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A Jackson County civil process server was killed during an eviction. What is their job?

Drexel Mack was a civil process server who had worked for Jackson County Circuit Court for 12 years before he was shot and killed on the job Thursday, while carrying out an eviction at a house in Independence.

The home’s former owner, Larry D. Acree, has been charged with multiple felony counts, including two charges of first degree murder, for the deaths of Mack and Independence Police Officer Cody Allen.

The courts had been in the process of seizing Acree’s home for the past year over a large debt of unpaid taxes.

After posting a “notice to vacate” at the home last week, Mack had returned on Thursday with two other people to “physically evict persons and property,” according to court records filed Friday.

After knocking and announcing their presence in an attempt to carry out the eviction, officials got no answer and began removing the locks on the door with a drill, court records say. While doing so, they were reportedly met with gunfire. Mack was shot and fell to the floor inside the front entrance.

Officers responded and attempted to retrieve Mack. That’s when, court records say, Officer Allen was shot and killed, and other officers were also wounded. Officers then reportedly returned fire. The suspect was taken into custody with minor injuries.

Drexel Mack, a civil process server for the Jackson County Circuit Court, was shot and killed during an eviction Thursday, Feb. 29, 2024, in Independence. Mack had worked for the court for 12 years. An independence police also died.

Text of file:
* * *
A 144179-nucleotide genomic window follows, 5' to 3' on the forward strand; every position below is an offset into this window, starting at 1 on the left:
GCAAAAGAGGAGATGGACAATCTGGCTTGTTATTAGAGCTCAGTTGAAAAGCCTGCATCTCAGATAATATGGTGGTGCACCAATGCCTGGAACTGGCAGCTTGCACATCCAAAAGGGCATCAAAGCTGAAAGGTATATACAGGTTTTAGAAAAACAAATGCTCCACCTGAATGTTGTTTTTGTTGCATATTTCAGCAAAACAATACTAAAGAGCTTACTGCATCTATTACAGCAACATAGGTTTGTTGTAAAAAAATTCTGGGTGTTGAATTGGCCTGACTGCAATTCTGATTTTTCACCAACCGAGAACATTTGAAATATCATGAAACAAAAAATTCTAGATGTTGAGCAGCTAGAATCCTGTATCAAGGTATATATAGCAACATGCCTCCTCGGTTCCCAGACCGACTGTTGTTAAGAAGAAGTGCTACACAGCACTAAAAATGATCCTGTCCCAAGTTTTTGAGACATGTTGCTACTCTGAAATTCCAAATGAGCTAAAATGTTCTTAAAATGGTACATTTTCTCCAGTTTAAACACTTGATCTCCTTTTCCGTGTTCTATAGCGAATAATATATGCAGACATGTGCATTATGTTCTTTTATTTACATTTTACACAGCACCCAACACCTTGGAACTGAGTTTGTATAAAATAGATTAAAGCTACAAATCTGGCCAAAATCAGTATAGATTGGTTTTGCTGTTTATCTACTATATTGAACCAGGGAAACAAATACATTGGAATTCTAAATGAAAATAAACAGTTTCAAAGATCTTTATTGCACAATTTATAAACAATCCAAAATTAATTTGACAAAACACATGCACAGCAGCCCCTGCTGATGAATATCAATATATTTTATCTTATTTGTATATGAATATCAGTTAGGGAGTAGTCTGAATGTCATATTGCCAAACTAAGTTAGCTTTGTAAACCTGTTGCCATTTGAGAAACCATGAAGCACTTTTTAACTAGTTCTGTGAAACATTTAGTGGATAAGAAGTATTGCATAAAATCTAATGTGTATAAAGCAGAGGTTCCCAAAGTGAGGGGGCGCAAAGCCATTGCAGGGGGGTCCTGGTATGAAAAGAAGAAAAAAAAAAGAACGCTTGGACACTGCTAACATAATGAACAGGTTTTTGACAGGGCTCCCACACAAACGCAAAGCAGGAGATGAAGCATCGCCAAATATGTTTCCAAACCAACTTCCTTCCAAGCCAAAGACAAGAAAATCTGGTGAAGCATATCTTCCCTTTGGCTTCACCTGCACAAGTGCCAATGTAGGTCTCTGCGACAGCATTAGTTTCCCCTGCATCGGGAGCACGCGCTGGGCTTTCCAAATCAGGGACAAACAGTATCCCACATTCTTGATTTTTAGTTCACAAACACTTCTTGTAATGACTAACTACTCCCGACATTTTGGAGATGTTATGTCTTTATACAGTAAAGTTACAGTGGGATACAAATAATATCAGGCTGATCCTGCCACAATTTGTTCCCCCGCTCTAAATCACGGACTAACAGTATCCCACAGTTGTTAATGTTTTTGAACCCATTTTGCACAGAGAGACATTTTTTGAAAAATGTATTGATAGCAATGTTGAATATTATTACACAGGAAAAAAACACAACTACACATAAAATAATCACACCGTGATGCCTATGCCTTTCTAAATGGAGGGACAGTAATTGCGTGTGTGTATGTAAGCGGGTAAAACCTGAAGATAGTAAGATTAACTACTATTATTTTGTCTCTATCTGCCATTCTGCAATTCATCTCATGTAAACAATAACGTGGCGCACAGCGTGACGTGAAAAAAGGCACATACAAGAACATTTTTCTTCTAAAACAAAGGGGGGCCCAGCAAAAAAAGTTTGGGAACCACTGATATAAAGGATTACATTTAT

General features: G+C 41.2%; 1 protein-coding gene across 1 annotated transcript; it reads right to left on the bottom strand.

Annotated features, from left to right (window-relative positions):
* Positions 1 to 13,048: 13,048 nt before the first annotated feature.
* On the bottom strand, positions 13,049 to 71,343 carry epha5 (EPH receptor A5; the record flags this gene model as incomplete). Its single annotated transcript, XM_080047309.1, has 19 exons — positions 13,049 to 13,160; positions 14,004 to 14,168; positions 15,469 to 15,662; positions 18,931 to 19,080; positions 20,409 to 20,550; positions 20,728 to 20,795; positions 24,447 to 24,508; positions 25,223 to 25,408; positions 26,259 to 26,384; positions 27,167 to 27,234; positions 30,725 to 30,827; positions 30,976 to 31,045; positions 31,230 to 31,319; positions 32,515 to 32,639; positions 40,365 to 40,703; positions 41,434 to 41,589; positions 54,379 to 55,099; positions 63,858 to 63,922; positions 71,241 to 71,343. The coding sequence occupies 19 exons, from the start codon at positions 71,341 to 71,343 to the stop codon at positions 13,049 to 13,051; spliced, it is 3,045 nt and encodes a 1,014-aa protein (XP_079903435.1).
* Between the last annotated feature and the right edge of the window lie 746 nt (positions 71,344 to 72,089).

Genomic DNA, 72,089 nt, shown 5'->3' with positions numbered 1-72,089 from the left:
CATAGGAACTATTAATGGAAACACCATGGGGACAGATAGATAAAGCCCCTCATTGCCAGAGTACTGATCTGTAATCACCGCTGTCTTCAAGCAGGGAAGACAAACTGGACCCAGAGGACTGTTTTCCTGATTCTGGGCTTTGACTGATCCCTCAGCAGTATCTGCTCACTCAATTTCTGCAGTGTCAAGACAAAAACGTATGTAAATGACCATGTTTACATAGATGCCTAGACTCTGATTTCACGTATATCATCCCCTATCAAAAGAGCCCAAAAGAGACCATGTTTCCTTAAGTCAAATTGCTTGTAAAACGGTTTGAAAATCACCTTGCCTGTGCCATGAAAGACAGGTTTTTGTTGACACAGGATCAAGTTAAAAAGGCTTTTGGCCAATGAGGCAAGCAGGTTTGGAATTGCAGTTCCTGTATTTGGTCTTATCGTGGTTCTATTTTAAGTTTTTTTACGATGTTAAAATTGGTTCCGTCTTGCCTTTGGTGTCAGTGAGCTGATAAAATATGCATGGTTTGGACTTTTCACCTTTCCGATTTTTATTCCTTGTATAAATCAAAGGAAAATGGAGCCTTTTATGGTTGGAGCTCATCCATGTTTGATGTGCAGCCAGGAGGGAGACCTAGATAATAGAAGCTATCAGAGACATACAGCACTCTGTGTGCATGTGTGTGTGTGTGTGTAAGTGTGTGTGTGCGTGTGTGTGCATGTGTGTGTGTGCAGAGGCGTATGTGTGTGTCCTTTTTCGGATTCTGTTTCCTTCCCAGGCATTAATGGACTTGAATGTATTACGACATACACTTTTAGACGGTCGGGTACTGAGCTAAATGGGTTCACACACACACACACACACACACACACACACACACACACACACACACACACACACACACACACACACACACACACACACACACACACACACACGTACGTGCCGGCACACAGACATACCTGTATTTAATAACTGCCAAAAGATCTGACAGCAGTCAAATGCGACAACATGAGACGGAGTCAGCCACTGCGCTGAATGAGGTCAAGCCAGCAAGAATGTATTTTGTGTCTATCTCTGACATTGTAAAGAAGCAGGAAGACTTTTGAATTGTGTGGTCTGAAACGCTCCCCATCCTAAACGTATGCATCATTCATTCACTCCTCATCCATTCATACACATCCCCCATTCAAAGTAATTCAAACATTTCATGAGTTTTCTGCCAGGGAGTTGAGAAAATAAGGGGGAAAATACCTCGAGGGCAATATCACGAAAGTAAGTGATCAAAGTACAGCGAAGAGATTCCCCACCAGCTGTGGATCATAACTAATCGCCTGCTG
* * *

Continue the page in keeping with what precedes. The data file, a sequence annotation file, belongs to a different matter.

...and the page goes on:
Drexel Mack, a civil process server for the Jackson County Circuit Court, was shot and killed during an eviction Thursday, Feb. 29, 2024, in Independence. Mack had worked for the court for 12 years. An independence police also died.

What does a civil process server do?

Civil process servers perform the same duties as a sheriff’s civil division in other Missouri counties, the Jackson County Circuit Court’s website says. These duties include:

  • Serving court summonses

  • Serving protection orders

  • Serving notices

  • Serving subpoenas

  • And executing other court orders.

“We are simply devastated that someone who is doing their job on behalf of the Court could be shot and killed,” said Presiding Judge Jalilah Otto in a statement Thursday. “Every day there are people at the Court who serve legal papers and who handle evictions and that is their job, and they perform their jobs diligently. Our hearts are very heavy and we send our sincere condolences to the family of Mr. Mack, and the families of the Independence Police Department officers who also suffered tragedies today.”

In its use of force policy, the court’s Department of Civil Process recognizes process servers may encounter people in crisis and that those encounters could lead to unsafe situations for its staff and others.

Civil process servers have to serve notices to people in person. There is no set number of times they will make an attempt, as they will make diligent attempts of service until the paper expires, according to the court’s website.

Servers attempt to serve notices at any time when a person would be available to be served, which includes nights and weekends.

The role is similar to court deputies, who receive training in firearms for their safety and are taught first and foremost to completely disengage if incidents escalate.

“The field staff’s training is to recognize a threat, disengage or retreat from the threat, and only to utilize force if the individual continues to advance or presents an imminent threat,” said Jackson County Court spokeswoman Valerie Hartman after a 2021 shooting as court deputies attempted to serve an eviction notice in Blue Springs.